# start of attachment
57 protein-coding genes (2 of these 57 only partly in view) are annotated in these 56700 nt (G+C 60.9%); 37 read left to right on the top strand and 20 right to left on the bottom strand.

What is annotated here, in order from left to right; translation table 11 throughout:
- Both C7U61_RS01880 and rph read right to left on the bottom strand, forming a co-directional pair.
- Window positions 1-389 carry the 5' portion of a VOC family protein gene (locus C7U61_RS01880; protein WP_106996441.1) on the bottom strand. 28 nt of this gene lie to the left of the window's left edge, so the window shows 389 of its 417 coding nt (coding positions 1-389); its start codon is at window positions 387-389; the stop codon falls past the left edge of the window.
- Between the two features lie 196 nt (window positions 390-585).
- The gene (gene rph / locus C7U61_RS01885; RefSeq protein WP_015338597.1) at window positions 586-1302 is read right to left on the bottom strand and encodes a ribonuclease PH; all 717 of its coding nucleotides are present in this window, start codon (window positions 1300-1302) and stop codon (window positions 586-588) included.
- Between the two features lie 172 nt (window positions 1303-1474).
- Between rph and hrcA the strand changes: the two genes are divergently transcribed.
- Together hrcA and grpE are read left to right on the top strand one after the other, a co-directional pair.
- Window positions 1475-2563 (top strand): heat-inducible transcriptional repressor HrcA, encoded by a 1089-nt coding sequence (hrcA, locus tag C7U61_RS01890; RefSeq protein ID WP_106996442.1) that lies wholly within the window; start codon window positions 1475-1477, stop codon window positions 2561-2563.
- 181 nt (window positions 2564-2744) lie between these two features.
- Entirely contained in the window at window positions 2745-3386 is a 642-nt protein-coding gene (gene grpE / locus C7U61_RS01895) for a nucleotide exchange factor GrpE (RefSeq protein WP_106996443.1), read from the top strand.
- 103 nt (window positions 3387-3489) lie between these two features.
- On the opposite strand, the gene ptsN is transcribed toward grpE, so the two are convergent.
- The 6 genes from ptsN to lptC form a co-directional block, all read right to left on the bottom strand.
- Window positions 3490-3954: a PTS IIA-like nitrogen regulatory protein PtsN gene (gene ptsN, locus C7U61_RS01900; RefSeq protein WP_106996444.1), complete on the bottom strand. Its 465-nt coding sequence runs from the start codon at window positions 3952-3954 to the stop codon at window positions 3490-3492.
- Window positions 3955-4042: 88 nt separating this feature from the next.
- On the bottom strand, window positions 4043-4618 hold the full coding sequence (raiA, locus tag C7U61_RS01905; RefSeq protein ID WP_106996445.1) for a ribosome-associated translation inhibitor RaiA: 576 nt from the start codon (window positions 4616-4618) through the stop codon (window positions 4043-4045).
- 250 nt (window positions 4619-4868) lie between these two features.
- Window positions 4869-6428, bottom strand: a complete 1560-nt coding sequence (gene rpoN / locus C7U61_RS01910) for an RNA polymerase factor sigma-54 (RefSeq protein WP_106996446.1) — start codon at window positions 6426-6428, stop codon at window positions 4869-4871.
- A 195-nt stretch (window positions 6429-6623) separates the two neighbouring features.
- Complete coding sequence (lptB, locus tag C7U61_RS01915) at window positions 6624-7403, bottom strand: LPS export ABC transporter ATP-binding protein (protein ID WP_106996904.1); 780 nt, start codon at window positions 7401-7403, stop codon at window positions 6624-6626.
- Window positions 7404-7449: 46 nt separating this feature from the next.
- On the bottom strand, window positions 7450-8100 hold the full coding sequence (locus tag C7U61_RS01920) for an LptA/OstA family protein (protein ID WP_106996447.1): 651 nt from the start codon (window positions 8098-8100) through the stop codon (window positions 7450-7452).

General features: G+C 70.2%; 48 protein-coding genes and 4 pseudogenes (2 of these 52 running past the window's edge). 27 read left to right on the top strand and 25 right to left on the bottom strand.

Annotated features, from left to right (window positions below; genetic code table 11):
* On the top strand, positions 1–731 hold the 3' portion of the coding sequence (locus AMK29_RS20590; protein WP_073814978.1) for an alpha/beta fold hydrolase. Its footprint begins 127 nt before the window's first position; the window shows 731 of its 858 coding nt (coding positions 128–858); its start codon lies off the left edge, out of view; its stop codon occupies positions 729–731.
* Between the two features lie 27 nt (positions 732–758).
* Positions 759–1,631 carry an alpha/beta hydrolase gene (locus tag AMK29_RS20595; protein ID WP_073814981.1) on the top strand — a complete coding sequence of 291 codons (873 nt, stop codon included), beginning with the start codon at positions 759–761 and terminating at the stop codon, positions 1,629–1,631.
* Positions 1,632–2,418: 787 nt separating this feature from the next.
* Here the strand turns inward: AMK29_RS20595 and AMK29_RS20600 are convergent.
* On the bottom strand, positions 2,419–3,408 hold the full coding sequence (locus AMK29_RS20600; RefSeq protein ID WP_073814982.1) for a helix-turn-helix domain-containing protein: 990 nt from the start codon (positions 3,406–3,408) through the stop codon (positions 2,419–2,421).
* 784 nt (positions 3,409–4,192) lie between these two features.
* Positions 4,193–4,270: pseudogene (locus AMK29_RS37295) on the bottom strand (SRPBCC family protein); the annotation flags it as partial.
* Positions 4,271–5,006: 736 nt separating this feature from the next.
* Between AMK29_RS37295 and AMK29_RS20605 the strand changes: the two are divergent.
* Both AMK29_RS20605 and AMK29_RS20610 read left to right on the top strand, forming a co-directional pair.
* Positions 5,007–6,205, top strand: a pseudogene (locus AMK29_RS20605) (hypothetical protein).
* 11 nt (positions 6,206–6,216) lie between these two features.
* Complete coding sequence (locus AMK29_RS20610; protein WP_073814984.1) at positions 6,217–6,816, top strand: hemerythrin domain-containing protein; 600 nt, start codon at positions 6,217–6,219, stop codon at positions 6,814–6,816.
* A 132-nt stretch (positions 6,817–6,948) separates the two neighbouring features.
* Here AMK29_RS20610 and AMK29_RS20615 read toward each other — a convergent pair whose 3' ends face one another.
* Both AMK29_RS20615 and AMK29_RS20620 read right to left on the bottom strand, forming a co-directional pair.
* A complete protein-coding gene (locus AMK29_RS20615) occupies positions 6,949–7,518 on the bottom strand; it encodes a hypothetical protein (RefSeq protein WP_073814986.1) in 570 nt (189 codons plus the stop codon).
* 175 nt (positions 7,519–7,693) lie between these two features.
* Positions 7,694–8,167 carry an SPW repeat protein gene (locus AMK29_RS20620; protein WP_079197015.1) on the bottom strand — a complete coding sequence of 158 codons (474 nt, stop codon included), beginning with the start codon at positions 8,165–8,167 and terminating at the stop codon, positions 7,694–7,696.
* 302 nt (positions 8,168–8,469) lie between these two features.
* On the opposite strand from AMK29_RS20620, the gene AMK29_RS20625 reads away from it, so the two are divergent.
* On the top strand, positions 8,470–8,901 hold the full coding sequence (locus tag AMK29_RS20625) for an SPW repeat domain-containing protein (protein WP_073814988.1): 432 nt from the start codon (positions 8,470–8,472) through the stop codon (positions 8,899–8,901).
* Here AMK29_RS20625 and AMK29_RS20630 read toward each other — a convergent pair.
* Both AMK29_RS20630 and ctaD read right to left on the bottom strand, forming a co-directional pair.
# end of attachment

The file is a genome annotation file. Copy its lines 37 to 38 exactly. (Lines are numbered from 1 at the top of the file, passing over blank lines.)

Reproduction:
* Both AMK29_RS20605 and AMK29_RS20610 read left to right on the top strand, forming a co-directional pair.
* Positions 5,007–6,205, top strand: a pseudogene (locus AMK29_RS20605) (hypothetical protein).